It’s been a week since the 2015 MIT Mystery Hunt ended, so now it’s recap time!
This year’s Hunt trip started on Wednesday for me. I had been wanting to play 5 Wits Adventures out in Foxboro since I heard about it a few years ago, but it’s far enough out from the Boston/Cambridge area that I’d have to get a rental car to make it out to play. Luckily, I’ve been working on developing a company (which doesn’t quite merit its own blog post yet) over the past year with a couple of puzzling friends and Mystery Hunt teammates, Summer and Phil, and the three of us visiting 5 Wits for research purposes seemed worthy of an early flight and a rental car this year.
Summer and I couldn’t get in from the West coast until evening, so we all planned on arriving in Boston on Wednesday and scheduled our 5 Wits trip for Thursday afternoon. We also roped Todd, Chris, and Matt into our plans and the six of us were reunited at a hotel by the airport by Wednesday evening. Originally we had also scheduled a room escape game for Wednesday night, but a heating problem at the facility meant we had to reschedule for Thursday. That left us with no plans for Wednesday, so we decided to make a night of it. Summer had found an intriguing bar and restaurant downtown near the room escape, so I drove us all over in the large minivan with only one close call with another vehicle and zero run-ins with pedestrians (despite their best efforts).
The food at the restaurant was pretty darned good, and the servers were extremely helpful, pointing us in the direction of a nearby karaoke place at Summer’s request. We had done karaoke on our Decathlon trip as well, but this turned out to be a very different experience. The place in California had been a total dive bar where singers went up one at a time and you had to wait a pretty long time before your song came up. The place we found in Boston was completely empty in the main stage area, but they had a number of private rooms available (with unlimited free Cool Ranch Doritos!), so we ended up in one of the rooms where we could peruse the digital song list, add applause sound effects, skip songs that turned out to be busts, and generally sing about 5x as many songs as normal. We had a blast singing goofy songs and enjoying the nonsensical background videos playing for most of the songs. They even had a bunch of k-pop songs, which made me resolve to learn how to read hangul before the next time I do karaoke!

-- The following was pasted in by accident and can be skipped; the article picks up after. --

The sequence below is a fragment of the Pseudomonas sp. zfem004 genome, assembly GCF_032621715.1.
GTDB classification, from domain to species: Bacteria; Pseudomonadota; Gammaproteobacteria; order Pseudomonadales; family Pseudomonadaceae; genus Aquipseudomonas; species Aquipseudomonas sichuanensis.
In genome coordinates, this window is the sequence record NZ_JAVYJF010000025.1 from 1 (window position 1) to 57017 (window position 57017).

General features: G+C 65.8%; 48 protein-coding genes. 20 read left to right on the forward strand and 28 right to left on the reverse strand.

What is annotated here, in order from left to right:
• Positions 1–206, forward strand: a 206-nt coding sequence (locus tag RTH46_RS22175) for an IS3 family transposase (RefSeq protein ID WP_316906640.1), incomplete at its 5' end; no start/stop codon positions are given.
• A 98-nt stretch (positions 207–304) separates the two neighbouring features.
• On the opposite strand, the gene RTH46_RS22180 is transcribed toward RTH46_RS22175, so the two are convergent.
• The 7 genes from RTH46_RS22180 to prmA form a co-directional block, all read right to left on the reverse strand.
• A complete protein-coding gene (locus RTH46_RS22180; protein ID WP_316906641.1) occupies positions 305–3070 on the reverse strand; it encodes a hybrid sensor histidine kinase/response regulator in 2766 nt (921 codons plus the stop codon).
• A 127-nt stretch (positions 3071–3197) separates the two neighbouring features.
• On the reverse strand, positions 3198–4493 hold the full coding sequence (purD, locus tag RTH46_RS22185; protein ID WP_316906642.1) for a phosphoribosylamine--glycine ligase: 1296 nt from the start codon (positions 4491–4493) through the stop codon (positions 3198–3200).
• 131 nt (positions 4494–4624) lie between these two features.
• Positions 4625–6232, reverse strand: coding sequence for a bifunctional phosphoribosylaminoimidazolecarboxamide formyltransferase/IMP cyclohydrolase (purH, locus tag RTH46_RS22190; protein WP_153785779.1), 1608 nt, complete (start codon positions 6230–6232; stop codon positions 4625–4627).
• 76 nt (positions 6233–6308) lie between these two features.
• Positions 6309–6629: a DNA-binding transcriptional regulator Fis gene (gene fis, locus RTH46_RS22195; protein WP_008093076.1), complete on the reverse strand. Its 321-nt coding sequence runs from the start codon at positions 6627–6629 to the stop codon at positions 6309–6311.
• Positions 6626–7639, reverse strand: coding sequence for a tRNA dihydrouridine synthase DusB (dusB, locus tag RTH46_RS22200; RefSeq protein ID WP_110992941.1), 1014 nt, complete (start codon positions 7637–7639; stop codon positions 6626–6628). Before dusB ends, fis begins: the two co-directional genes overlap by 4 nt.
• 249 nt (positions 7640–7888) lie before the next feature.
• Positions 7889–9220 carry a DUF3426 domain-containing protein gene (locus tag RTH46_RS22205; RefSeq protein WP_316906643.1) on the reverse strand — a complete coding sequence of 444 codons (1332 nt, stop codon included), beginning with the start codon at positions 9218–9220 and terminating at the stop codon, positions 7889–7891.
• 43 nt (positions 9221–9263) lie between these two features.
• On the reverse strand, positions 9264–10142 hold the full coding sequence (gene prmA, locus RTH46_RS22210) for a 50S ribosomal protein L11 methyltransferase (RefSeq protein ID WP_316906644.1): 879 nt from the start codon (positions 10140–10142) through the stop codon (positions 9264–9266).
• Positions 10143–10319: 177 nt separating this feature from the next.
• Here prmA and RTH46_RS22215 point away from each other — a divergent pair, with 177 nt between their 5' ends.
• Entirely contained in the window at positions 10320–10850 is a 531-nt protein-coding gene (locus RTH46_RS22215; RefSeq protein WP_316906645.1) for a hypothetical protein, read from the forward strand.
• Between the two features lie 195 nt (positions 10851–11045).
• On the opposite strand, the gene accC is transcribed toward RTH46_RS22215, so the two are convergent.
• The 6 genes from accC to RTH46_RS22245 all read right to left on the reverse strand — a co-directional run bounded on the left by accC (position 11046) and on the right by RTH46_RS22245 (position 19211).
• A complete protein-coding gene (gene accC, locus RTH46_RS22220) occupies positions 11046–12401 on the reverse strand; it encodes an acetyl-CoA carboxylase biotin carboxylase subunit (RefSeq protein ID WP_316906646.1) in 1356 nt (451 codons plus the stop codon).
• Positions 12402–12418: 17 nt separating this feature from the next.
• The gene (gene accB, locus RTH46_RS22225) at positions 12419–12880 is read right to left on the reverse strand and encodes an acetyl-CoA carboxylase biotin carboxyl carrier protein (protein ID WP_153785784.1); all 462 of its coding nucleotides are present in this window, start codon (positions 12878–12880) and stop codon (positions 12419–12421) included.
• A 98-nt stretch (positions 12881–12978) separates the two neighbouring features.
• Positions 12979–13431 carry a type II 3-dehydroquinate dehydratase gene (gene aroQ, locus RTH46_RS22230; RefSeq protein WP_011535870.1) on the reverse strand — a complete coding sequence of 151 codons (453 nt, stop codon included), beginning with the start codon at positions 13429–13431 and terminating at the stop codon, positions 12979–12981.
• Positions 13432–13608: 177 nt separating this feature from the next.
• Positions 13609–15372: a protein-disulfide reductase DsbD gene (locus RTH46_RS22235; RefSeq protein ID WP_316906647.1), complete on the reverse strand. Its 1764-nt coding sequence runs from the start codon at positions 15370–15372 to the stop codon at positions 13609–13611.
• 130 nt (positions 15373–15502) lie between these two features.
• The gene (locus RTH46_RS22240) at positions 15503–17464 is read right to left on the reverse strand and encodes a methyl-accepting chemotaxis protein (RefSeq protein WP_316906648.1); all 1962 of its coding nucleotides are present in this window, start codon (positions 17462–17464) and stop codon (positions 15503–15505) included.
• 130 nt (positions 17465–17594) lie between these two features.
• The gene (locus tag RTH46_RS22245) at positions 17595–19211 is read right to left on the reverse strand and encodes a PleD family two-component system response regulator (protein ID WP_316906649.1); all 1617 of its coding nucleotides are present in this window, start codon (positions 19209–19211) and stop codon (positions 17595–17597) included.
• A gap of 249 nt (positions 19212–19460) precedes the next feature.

We didn’t leave until the place closed at 2:15am! Luckily we didn’t need to be up very early the next day.
Our 5 Wits tickets were for 1:15pm, so we planned to leave for Foxboro at 11:00 and grab lunch at Patriot Place at noon before our game. On the car ride over we played the guessing game Botticelli, which quickly passed the time. Our plans were going well until lunch took way too long to get ordered and it looked like we were definitely going to be late for 5 Wits. Thankfully, the 5 Wits staff were super accommodating, and kindly rescheduled us twice over the phone. It probably helped that it was a Thursday afternoon and everything seemed pretty dead around there, but we still appreciated that they were cool about it.
The 5 Wits facility was impressive, with facades to the left and right for each of their games, Espionage and 20,000 Leagues, a gift shop, and an event space on the upper level. They had a place for coats upstairs and kept my purse behind the front counter for safekeeping. When it was time for our game, a staff member gave a humorous MC-style announcement over the PA system calling us down to the lobby (despite the fact that we were the only customers in the place). That set a fun tone for the start of the game.
We played the 20,000 Leagues game first, which opened in a room mocked up to look like a Jules Verne museum (this is when we started working out that 20,000 Leagues was also the theme of the Mystery Hunt!). I won’t go into too much detail from this point on so as not to spoil anything, but the experience involved the host verbally prompting us to explore each room and solve a few interactive puzzles to unlock the next room. The rooms were decorated with extreme detail and felt highly immersive. The set dressing felt Disney quality, and the puzzles were fun and dynamic. There were more than a few moments where we were blown away by the special effects as well. On top of all that, our host was a hoot. We left the 20,000 Leagues experience completely impressed. Summer, Phil, and I were particularly relieved that our teammates had fun since we weren’t exactly sure what the experience would be like, and our friends had adjusted their travel schedules to join us.
Our Espionage game was next, and while it was still enjoyable, we all agreed it was a bit lacking compared to the 20,000 Leagues adventure. Although this game seemed to have a more compelling objective, the execution fell short for us. The interactive elements were also showing their age, with a few buggy switches and one puzzle element that was flat-out broken, leading to a strange pacing and plot issue. The puzzles themselves didn’t feel as bulletproof as the other room. Despite its flaws, Espionage still had some pretty jaw-dropping moments.